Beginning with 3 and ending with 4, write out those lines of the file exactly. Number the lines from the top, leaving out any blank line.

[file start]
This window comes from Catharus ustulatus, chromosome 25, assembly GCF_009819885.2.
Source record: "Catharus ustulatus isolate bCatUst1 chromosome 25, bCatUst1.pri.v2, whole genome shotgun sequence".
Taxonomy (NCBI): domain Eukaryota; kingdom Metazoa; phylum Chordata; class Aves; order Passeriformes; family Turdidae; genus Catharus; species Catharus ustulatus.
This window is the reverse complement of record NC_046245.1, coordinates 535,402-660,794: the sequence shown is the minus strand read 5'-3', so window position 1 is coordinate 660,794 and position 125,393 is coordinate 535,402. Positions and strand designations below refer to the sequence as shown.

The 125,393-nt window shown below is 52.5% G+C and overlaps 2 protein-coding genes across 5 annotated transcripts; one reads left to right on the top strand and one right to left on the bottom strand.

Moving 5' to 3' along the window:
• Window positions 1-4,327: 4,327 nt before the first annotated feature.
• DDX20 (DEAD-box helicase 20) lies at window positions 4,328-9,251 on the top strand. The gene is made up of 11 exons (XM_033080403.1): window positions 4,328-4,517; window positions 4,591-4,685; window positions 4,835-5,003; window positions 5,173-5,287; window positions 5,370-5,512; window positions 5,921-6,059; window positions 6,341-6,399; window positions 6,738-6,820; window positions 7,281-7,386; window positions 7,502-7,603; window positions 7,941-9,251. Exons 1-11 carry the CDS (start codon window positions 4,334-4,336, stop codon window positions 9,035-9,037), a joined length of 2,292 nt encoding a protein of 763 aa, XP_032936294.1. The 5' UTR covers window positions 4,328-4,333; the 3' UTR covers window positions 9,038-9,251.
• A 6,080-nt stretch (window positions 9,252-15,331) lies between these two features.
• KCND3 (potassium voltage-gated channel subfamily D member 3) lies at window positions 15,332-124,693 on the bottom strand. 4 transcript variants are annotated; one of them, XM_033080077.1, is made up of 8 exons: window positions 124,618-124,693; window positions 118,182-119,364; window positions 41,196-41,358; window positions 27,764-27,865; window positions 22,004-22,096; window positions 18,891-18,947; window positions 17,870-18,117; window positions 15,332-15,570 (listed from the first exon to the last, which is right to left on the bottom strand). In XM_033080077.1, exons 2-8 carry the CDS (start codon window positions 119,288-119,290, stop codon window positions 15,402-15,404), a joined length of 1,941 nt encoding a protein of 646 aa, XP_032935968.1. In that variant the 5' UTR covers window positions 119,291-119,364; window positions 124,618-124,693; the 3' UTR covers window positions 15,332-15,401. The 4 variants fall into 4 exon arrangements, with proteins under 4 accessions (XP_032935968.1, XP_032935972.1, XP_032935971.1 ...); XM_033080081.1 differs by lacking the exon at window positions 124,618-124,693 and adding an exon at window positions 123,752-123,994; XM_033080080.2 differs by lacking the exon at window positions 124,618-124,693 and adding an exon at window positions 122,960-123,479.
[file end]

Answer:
Taxonomy (NCBI): domain Eukaryota; kingdom Metazoa; phylum Chordata; class Aves; order Passeriformes; family Turdidae; genus Catharus; species Catharus ustulatus.
This window is the reverse complement of record NC_046245.1, coordinates 535,402-660,794: the sequence shown is the minus strand read 5'-3', so window position 1 is coordinate 660,794 and position 125,393 is coordinate 535,402. Positions and strand designations below refer to the sequence as shown.